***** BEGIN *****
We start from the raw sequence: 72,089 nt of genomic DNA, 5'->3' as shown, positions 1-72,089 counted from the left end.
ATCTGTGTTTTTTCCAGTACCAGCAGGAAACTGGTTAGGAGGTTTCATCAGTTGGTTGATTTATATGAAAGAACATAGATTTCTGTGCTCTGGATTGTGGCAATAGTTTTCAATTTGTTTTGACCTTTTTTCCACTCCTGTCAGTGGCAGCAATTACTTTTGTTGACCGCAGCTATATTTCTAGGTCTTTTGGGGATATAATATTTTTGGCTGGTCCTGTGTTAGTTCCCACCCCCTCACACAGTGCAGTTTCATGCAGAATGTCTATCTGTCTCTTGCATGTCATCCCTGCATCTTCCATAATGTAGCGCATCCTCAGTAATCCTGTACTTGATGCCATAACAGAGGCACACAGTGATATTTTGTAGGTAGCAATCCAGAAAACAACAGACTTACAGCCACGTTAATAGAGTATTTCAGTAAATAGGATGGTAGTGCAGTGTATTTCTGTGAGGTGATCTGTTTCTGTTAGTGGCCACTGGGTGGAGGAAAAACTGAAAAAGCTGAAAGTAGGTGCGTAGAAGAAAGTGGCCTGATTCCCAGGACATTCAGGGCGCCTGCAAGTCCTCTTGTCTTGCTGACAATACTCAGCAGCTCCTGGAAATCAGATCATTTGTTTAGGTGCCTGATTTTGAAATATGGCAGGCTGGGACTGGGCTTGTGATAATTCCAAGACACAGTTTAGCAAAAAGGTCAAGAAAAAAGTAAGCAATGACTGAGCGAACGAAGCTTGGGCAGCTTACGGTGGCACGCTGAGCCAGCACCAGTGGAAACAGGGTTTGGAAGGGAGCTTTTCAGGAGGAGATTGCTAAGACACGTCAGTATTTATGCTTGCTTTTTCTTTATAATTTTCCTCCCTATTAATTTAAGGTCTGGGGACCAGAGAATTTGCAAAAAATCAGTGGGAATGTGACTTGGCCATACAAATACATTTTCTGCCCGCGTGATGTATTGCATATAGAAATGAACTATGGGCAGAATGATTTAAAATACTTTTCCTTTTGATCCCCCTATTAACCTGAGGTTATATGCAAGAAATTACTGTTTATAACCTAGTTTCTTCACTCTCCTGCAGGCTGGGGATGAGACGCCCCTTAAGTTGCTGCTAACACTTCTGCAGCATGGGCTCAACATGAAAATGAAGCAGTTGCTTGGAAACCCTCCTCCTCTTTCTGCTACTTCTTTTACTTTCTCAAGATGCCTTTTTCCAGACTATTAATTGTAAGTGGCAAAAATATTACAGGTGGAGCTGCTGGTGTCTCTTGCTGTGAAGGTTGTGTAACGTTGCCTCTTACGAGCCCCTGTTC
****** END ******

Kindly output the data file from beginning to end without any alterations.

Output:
We start from the raw sequence: 72,089 nt of genomic DNA, 5'->3' as shown, positions 1-72,089 counted from the left end.
ATCTGTGTTTTTTCCAGTACCAGCAGGAAACTGGTTAGGAGGTTTCATCAGTTGGTTGATTTATATGAAAGAACATAGATTTCTGTGCTCTGGATTGTGGCAATAGTTTTCAATTTGTTTTGACCTTTTTTCCACTCCTGTCAGTGGCAGCAATTACTTTTGTTGACCGCAGCTATATTTCTAGGTCTTTTGGGGATATAATATTTTTGGCTGGTCCTGTGTTAGTTCCCACCCCCTCACACAGTGCAGTTTCATGCAGAATGTCTATCTGTCTCTTGCATGTCATCCCTGCATCTTCCATAATGTAGCGCATCCTCAGTAATCCTGTACTTGATGCCATAACAGAGGCACACAGTGATATTTTGTAGGTAGCAATCCAGAAAACAACAGACTTACAGCCACGTTAATAGAGTATTTCAGTAAATAGGATGGTAGTGCAGTGTATTTCTGTGAGGTGATCTGTTTCTGTTAGTGGCCACTGGGTGGAGGAAAAACTGAAAAAGCTGAAAGTAGGTGCGTAGAAGAAAGTGGCCTGATTCCCAGGACATTCAGGGCGCCTGCAAGTCCTCTTGTCTTGCTGACAATACTCAGCAGCTCCTGGAAATCAGATCATTTGTTTAGGTGCCTGATTTTGAAATATGGCAGGCTGGGACTGGGCTTGTGATAATTCCAAGACACAGTTTAGCAAAAAGGTCAAGAAAAAAGTAAGCAATGACTGAGCGAACGAAGCTTGGGCAGCTTACGGTGGCACGCTGAGCCAGCACCAGTGGAAACAGGGTTTGGAAGGGAGCTTTTCAGGAGGAGATTGCTAAGACACGTCAGTATTTATGCTTGCTTTTTCTTTATAATTTTCCTCCCTATTAATTTAAGGTCTGGGGACCAGAGAATTTGCAAAAAATCAGTGGGAATGTGACTTGGCCATACAAATACATTTTCTGCCCGCGTGATGTATTGCATATAGAAATGAACTATGGGCAGAATGATTTAAAATACTTTTCCTTTTGATCCCCCTATTAACCTGAGGTTATATGCAAGAAATTACTGTTTATAACCTAGTTTCTTCACTCTCCTGCAGGCTGGGGATGAGACGCCCCTTAAGTTGCTGCTAACACTTCTGCAGCATGGGCTCAACATGAAAATGAAGCAGTTGCTTGGAAACCCTCCTCCTCTTTCTGCTACTTCTTTTACTTTCTCAAGATGCCTTTTTCCAGACTATTAATTGTAAGTGGCAAAAATATTACAGGTGGAGCTGCTGGTGTCTCTTGCTGTGAAGGTTGTGTAACGTTGCCTCTTACGAGCCCCTGTTC